A pair of penalties killed Yarmouth's hopes on its next drive and as the first period gave way to the second, the visitors had all the momentum, having outgained the Clippers, 83 yards to 2, running 19 plays to the hosts' five, picking up five first downs to Yarmouth's zero and holding the football for 8:37.

Fifteen seconds into the second quarter, Traip began a drive at its 43. This time, the Rangers marched 57 yards to paydirt. It took eight plays and a relatively quick by comparison 4:35. A 12-yard run by Aldecoa moved the ball into Clippers' territory. An 8-yard Bradley run, accompanied by a facemask penalty, set up first down at the 22. On third-and-11 from the 23, Czachor dropped back to pass and lofted a rainbow toward the goal line. Despite double coverage, Martin managed to jump, snare the ball and land with it for a 23-yard touchdown. Montembeau's extra point was no good, wide right, but with 7:10 left before halftime, the Rangers had a 13-0 advantage.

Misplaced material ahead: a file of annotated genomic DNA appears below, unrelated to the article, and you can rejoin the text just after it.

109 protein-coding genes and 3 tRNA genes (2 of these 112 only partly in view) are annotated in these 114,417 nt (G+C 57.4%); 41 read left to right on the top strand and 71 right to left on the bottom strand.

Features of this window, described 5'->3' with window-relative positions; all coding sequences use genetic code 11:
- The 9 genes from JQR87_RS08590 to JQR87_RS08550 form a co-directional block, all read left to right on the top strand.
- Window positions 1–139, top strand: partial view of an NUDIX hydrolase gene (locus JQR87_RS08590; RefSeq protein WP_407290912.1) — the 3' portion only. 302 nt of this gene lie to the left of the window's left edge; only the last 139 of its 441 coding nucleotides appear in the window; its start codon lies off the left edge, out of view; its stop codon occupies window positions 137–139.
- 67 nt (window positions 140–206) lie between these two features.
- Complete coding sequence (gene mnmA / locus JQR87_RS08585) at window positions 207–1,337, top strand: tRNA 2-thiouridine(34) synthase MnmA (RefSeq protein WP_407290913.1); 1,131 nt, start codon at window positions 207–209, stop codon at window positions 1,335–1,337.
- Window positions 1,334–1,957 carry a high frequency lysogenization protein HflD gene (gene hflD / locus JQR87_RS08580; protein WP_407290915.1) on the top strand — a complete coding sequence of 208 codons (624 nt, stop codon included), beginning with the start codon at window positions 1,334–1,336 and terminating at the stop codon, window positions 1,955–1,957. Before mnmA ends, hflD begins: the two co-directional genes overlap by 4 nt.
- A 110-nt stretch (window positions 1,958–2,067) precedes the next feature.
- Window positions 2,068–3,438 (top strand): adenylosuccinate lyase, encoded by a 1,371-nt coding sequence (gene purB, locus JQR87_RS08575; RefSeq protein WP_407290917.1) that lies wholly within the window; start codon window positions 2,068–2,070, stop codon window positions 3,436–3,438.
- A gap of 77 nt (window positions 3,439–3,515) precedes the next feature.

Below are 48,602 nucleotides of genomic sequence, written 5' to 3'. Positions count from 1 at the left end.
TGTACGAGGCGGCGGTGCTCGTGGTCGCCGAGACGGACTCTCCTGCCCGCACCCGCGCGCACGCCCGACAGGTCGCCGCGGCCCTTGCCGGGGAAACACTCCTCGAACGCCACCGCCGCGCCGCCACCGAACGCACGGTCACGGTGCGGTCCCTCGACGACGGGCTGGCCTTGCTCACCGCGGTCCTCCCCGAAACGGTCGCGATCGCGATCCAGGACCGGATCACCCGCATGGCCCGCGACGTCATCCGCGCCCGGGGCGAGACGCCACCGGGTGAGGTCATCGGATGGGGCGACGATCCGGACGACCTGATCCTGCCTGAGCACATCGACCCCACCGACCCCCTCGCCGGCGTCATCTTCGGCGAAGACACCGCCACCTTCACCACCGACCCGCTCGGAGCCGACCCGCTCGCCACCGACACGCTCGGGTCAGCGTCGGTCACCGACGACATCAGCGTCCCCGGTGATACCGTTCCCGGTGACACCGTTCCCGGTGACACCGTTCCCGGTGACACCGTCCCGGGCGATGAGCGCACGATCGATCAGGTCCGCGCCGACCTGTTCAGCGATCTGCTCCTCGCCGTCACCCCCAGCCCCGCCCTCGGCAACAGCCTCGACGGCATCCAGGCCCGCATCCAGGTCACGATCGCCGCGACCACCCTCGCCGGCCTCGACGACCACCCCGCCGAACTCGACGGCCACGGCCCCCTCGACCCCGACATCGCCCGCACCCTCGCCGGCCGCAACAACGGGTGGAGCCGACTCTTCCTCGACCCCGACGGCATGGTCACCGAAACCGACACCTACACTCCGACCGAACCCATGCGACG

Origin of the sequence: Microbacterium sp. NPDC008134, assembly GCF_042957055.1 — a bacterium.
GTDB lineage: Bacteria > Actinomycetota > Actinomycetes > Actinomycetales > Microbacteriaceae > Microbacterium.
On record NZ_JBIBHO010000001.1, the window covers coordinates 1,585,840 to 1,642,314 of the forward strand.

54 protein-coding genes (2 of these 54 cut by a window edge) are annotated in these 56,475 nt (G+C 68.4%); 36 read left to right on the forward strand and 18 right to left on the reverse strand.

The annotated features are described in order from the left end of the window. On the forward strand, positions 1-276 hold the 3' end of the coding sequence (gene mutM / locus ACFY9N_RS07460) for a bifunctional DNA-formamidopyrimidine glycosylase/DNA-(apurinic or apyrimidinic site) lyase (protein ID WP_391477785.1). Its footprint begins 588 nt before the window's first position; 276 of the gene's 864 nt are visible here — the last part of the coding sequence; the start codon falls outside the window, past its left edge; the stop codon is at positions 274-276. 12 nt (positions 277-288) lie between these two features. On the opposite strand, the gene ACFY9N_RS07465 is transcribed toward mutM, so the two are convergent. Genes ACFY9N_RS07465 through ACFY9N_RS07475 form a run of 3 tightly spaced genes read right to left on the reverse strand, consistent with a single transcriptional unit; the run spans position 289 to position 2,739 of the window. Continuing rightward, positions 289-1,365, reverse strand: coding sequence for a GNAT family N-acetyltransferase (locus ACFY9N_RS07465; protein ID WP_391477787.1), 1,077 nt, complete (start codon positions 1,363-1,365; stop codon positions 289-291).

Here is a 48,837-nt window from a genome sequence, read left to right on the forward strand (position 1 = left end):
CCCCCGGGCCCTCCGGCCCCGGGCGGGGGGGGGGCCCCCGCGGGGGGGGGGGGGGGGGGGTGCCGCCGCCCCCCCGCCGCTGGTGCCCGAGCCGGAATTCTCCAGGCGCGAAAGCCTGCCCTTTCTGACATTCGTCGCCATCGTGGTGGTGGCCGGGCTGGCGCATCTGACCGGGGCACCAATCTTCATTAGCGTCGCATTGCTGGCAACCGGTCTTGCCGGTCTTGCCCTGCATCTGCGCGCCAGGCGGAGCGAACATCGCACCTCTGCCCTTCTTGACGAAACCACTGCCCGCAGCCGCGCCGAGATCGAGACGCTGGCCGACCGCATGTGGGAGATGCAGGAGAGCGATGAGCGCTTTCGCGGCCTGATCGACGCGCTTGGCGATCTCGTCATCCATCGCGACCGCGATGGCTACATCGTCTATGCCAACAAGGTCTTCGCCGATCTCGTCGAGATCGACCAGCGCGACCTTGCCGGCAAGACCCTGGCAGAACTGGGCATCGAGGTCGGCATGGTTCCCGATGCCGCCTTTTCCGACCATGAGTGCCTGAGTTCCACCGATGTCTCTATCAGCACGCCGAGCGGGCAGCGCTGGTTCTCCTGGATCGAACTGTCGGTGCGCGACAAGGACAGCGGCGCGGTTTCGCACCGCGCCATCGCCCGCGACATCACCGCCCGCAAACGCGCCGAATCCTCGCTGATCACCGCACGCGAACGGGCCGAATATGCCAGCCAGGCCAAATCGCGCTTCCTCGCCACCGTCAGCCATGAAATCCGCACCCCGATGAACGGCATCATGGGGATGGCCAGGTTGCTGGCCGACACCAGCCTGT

Yarmouth's offense finally started to move the ball on its third series. A 25-yard pass from junior quarterback Brady Neujahr to junior Matt Woodbury brought the Clippers' sideline to life. Two plays later, junior Matt Klepinger had a 20-yard run to the Traip 28, but the drive stalled and on fourth-and-7 from the 25, a pass from Neujahr to Klepinger only gained four yards, giving the ball back to the Rangers.

Traip had 3:27 to work with and moved from its 21 to the Yarmouth 37, but on the final play of the half, Czachor's pass to sophomore Nate Henderson resulted in just 29 yards and the Rangers' lead remained 13-0 heading into the break.

Henderson would get his taste of the end zone shortly.

At the half, the statistics were dramatically in Traip's favor, to the tune of 211-55 in yardage, 37-14 in plays, 11-2 in first downs and 16:39 to 7:09 in time of possession.

The Rangers made a point of reminding each other that the game was far from over and that Yarmouth was capable of rallying, but right out of the break, Traip got some breathing room.